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New here.

Postby Kestrel » Wed Jan 18, 2012 12:33 am

Hello.
My core beliefs are in a sovereign God and a risen Jesus Christ.
I do not consider myself a christian and hold to no denomination.
I believe that the only free will that men exercise is within the motivation of their individual decisions among two choices. Love and fear.
I reference only the scripture of the Old and New Testament, as well as my own experience when tested against what I glean from that source in regard to my spiritual instruction.
I reject fear based doctrines such as hell, trinities etc. as man made constructions that lessen the idea of a sovereign God and do nothing but confuse, spiritually enslave and manipulate.
I accept readily, the fact that my faith is bestowed by God, yet the responsibility of learning the truth of that faith is mine alone.
My acceptance that faith is bestowed to an individual and not willed by them, compels me to hold no charge of any kind against those who do not believe. Furthermore, my belief and understanding prohibit me in any way from imposing my beliefs upon others of no faith or differing faiths in any fashion.
It is my belief of an afterlife for all and that all people are created by God to become gods.
I believe that the created cannot become greater than the creator.
I believe that my declaring that I know that God exists, is a purposeful and informed decision that I make within myself based upon my faith and as such it holds for me alone.
"Read not to contradict and confute, nor to believe and take for granted...but to weigh and consider." - Francis Bacon
"The secret of life is enjoying the passage of time." - James Taylor
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Re: New here.

Postby mitchellmckain » Wed Jan 18, 2012 2:46 am

Kestrel wrote:Hello.
My core beliefs are in a sovereign God and a risen Jesus Christ.
I do not consider myself a christian and hold to no denomination.

Greetings and welcome. I am a Trinitarian Christian but I was not raised in any religion and so this is only where I have arrived after a "long journey" that began with science, then existentialism and then pragmatism. Thus if by "core beliefs" you mean the deeper foundational beliefs from which later conclusions were derived then digging beneath Trinitarian Christianity you will find pragmatism, then pluralism, then existentialism, and then science. I was in fact a scientist (physics) before I was ever a Christian. Somewhere in there is secularism (government restricted to what can be objectively established), which is harder to pin down because it is both that in which I was raised and conclusions which I embraced later on as well. Since science, existentialism and pragmatism are the philosophical underpinings of my thinking then you can also say that they are the lens through which I have understood and found value in Christianity. So for example, no version of Christianity that is at odds with the discoveries of modern science were ever an option for me.

Kestrel wrote:I believe that the only free will that men exercise is within the motivation of their individual decisions among two choices. Love and fear.

It is my belief that free will is quantitative and variable depending on many things such as awareness (you cannot have the free will to make choices of which you are not aware). Free will is surrendered and diminished by bad habits (sin) and the expansion/increase of free will is a general objective of God and the promise of Jesus, for life and free will are commensurate quantities.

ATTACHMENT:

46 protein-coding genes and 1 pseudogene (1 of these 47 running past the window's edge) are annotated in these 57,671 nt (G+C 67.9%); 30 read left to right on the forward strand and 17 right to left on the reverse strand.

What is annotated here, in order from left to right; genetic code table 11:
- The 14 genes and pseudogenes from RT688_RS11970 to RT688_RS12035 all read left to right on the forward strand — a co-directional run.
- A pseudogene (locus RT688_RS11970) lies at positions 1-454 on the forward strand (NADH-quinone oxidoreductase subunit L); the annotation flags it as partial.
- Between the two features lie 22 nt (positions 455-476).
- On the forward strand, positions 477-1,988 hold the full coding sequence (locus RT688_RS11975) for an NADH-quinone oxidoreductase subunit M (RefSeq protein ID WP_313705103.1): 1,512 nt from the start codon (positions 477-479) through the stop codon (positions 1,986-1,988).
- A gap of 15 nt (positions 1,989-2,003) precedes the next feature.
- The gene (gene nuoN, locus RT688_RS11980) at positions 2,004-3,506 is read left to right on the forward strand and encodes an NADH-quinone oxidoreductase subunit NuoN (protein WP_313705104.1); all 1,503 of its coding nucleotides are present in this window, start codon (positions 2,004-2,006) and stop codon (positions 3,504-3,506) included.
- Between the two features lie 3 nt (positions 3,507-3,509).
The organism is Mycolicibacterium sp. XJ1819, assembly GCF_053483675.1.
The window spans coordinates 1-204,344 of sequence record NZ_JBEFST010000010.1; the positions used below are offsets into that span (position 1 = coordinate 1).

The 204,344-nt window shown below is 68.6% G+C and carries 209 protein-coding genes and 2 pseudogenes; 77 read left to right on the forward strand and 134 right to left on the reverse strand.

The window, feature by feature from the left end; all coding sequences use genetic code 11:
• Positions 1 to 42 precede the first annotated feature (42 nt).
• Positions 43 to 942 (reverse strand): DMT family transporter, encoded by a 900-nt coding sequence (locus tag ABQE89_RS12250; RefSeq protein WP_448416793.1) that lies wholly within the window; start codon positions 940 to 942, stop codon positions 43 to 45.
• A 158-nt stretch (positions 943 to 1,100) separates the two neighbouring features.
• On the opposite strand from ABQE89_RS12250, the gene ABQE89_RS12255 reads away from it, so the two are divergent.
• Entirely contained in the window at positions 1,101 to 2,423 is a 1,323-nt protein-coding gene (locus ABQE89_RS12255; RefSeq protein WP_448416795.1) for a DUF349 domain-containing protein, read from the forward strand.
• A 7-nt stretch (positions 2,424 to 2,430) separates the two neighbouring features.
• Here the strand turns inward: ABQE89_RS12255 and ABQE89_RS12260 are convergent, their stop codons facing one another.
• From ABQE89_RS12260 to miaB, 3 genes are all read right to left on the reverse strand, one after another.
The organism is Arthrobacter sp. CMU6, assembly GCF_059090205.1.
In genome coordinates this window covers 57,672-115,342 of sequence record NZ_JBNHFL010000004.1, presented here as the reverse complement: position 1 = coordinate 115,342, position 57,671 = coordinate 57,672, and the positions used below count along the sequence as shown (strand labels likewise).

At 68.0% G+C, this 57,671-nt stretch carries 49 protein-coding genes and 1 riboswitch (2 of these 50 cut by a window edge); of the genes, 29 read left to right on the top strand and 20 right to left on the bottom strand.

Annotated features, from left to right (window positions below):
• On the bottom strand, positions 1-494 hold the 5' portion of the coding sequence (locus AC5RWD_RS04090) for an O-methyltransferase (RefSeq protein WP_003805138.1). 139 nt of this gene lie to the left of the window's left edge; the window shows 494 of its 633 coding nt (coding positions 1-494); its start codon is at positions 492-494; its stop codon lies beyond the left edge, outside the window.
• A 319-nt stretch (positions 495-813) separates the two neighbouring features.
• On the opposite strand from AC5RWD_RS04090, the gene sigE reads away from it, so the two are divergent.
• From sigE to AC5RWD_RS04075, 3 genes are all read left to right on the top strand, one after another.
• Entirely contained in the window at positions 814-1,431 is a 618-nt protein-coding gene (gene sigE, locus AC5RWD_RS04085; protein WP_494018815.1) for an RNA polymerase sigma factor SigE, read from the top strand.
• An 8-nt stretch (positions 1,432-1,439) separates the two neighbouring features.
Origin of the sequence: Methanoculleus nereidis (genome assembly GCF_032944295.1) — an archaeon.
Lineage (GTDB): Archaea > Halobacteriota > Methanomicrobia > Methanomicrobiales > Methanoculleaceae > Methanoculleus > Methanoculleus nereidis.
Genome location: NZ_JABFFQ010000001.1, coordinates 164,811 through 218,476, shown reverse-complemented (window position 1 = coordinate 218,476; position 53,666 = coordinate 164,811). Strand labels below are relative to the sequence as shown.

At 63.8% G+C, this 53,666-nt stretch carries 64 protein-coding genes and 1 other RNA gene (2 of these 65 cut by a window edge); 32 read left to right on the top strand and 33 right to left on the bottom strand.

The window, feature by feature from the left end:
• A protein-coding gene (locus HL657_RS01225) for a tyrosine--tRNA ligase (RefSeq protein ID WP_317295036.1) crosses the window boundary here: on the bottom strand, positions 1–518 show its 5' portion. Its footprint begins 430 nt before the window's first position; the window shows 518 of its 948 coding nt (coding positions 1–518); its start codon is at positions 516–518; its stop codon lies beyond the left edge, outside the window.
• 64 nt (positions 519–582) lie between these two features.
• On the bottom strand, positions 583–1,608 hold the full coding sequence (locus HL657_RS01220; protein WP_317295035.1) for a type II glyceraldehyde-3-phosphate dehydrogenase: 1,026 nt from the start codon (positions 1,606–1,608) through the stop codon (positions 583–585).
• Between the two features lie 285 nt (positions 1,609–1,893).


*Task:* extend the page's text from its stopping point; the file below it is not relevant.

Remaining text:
Kestrel wrote:I reference only the scripture of the Old and New Testament, as well as my own experience when tested against what I glean from that source in regard to my spiritual instruction.

I have come to the conclusion that the Bible is the word of God, which does not mean any a-priori demand that one believe what it says but only that I think it says what God intends, though I do not attempt to dictate what God's reasons are for any particular part, but I think it is made clear that His intention is not always for what is said there to always be believed by everyone.

Kestrel wrote:I reject fear based doctrines such as hell, trinities etc. as man made constructions that lessen the idea of a sovereign God and do nothing but confuse, spiritually enslave and manipulate.

I reject the intellectual blackmail of saying that people who do not believe the correct things are damned, but I most certainly do believe in hell because I see it in the world, but not as something God has created to torture those who refuse to believe as they are told, but something human beings create for themselves. I utterly reject the despicable idea that God is saving us from Himself like some kind of mafia boss, but assert instead that God is saving us from ourselves. Thus I often say that hell is the place where we find our heart's desire and heaven is the place where we find God's desire for us. So no, I am certainly not a universalist. I think the talk of "the power of love" is a contradiction in terms, because when love becomes a means to power then it ceases to be love. Thus the fact is that love has to be accepted and it is quite often rejected.

Kestrel wrote:I accept readily, the fact that my faith is bestowed by God, yet the responsibility of learning the truth of that faith is mine alone.

I certainly believe that salvation is a work of God alone, but a work of God in us - i.e. a transformation of our heart mind and spirit. But ultimately God requres us to make a choice about whether we want Him involved in our existence or not. God may have to liberate our free will from sin so that we can make such a choice, but the choices is ours. Thus the idea that faith is bestowed by God is not one that I favor. To me that sounds like God giving us a magical power with which to save oursleves and that I do not believe.